'If the Chancellor needed a wake-up call ahead of next week's Spending Review, this is it."

Jim Mackey, chief executive designate of NHS Improvement, said: "Today's figures make for really challenging reading - not least for those NHS organisations that are missing national standards and going into deficit for the very first time."

Anita Charlesworth, chief economist at the Health Foundation, said the figures showed a "deepening financial crisis".

She added: "Today's figures confirm the truly dire state of NHS finances. They underline the need for realistic hospital budgets, enough trained staff, investment in prevention to tackle rising demand, and sustained practical support for hospitals to unlock efficiency savings while maintaining quality of care for patients."

Shadow health secretary Heidi Alexander said: " These figures paint a worryingly bleak picture of an NHS in financial crisis and under severe pressure.

"The key cause of the black hole in hospital finances, as Monitor states in its report, is the rising bill for agency staff.

"Ministers must accept that their cuts to nurse training commissions, which created a shortage of qualified nursing staff, was a monumental mistake which is now costing the NHS dear."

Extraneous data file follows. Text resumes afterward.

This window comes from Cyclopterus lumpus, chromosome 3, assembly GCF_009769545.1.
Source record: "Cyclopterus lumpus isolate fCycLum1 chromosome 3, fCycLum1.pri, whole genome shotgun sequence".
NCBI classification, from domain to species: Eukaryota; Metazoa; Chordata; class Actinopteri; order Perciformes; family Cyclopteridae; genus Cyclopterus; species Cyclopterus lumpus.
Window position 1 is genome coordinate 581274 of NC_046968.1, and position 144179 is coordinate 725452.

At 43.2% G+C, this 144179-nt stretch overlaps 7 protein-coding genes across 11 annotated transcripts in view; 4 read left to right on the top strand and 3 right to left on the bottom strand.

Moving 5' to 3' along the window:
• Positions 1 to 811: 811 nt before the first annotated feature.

A Department of Health spokesman said: "We know finances are challenging, but this Government is committed to the NHS and its values - which is why we're investing £10 billion to fund its own plan for the future.

"The NHS must play its part in delivering efficiencies and we're supporting it with new measures to help hospitals clamp down on expensive staffing agencies and cut spending on management consultants.

"We expect the impact of these to be reflected later in the year and, along with other savings across the system, we are confident we will end the year in financial balance."

Janet Davies, chief executive of the Royal College of Nursing, said: "The NHS is staring into the financial abyss and while these reports reappear with startling frequency, precious little is being done about it.

"The NHS needs an urgent cash injection. The Government has promised billions, but it has yet to appear and the NHS can't wait any longer for this money.

"If the Government hopes to solve this financial crisis by capping agency spend, it will be disappointed. This crisis was not caused by agency staff.

"While it is right to reduce the money spent on short-term staffing, this should be done by increasing the supply of long-term staff, by training more nurses and paying them fairly."

Paul Healy, senior policy adviser on economics and regulation at the NHS Confederation, said: "Today's figures released by Monitor are alarming but unsurprising.

"Finances in the NHS are in free fall and each quarterly report merely confirms this.

"Cuts to social care and increased demand have left our acute provider members in particular under extreme pressure."